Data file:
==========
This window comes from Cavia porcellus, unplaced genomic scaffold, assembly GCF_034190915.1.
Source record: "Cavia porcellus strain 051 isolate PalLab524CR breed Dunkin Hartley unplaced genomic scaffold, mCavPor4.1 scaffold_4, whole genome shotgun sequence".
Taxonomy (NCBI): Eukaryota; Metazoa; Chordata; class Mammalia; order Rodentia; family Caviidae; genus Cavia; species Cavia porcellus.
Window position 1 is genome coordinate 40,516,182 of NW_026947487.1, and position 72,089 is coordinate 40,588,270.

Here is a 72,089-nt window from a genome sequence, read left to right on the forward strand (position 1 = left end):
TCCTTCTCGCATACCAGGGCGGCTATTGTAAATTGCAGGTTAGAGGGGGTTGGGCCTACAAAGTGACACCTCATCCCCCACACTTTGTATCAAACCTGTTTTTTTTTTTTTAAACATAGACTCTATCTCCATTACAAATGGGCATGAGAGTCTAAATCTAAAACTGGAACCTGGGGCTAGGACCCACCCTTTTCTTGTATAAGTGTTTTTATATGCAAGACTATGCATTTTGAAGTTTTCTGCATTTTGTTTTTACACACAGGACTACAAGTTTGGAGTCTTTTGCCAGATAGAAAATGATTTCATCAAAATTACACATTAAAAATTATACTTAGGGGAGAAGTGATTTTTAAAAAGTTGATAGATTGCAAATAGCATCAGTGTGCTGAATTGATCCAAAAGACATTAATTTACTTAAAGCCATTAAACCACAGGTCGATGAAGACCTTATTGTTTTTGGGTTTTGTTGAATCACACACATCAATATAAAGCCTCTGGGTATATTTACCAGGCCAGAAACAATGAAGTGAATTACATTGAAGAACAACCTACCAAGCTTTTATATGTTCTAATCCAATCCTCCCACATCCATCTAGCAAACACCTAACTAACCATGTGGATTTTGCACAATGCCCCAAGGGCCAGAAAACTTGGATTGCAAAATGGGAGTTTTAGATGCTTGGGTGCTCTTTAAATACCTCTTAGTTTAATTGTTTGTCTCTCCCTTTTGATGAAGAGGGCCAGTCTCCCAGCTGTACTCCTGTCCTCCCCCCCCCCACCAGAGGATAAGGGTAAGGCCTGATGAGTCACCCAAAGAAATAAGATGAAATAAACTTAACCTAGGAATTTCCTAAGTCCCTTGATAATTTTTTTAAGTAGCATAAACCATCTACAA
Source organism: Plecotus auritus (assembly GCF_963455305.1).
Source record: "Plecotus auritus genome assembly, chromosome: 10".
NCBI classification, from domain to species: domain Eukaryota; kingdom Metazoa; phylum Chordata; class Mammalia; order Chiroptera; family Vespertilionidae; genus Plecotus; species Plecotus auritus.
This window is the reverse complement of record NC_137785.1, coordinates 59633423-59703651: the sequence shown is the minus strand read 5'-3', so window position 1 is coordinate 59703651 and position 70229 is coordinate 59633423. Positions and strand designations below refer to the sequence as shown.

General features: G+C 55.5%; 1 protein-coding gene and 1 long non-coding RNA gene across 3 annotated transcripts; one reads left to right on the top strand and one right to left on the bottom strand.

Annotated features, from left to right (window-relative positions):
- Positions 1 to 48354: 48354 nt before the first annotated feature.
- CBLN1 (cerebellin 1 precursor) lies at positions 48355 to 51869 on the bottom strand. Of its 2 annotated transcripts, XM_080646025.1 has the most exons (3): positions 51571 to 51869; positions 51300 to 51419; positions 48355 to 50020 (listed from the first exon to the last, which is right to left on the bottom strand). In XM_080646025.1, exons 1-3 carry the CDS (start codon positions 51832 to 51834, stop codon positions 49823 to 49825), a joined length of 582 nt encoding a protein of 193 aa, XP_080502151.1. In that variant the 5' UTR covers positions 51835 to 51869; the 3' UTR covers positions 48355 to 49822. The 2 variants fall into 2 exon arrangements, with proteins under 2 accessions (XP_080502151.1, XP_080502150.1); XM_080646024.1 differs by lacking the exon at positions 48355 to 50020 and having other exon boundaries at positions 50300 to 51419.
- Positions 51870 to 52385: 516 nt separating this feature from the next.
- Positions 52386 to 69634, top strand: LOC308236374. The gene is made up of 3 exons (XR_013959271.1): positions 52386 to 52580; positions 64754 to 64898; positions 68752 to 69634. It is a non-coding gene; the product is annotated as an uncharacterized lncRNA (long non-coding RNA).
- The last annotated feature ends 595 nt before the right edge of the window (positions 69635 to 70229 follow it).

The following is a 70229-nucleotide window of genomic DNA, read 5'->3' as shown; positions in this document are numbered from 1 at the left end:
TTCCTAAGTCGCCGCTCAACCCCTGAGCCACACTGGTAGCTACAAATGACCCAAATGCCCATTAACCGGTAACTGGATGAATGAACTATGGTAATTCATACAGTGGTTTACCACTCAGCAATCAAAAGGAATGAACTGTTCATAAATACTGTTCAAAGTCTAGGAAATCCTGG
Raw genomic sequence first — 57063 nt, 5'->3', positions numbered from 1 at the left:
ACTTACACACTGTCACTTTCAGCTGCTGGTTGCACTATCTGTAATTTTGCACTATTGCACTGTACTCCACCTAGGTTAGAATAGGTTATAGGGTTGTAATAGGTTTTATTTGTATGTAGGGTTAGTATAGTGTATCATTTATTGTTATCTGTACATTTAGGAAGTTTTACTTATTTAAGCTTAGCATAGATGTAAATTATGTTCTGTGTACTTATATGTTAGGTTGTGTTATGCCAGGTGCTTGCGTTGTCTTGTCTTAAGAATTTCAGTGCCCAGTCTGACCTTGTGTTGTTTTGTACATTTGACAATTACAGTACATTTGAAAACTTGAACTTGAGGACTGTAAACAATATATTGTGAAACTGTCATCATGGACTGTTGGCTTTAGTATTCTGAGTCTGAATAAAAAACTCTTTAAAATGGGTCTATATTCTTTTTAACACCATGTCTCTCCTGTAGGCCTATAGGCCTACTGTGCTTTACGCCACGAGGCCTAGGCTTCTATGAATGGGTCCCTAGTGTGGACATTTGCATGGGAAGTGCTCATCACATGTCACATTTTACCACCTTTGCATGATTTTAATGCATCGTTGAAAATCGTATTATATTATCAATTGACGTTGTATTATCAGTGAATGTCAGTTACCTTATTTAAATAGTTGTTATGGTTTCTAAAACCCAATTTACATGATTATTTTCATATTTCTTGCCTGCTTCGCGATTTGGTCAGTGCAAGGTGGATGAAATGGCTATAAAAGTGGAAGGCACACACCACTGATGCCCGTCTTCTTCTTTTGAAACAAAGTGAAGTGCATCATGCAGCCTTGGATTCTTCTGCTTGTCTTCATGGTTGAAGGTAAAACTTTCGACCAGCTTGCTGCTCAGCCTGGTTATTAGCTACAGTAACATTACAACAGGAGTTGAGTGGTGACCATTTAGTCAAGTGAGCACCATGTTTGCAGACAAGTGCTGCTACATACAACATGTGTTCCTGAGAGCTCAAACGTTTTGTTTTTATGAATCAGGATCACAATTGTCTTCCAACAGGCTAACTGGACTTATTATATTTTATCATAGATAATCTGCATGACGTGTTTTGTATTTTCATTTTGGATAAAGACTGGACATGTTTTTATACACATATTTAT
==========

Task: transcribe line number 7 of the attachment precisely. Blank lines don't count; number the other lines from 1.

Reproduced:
Source organism: Plecotus auritus (assembly GCF_963455305.1).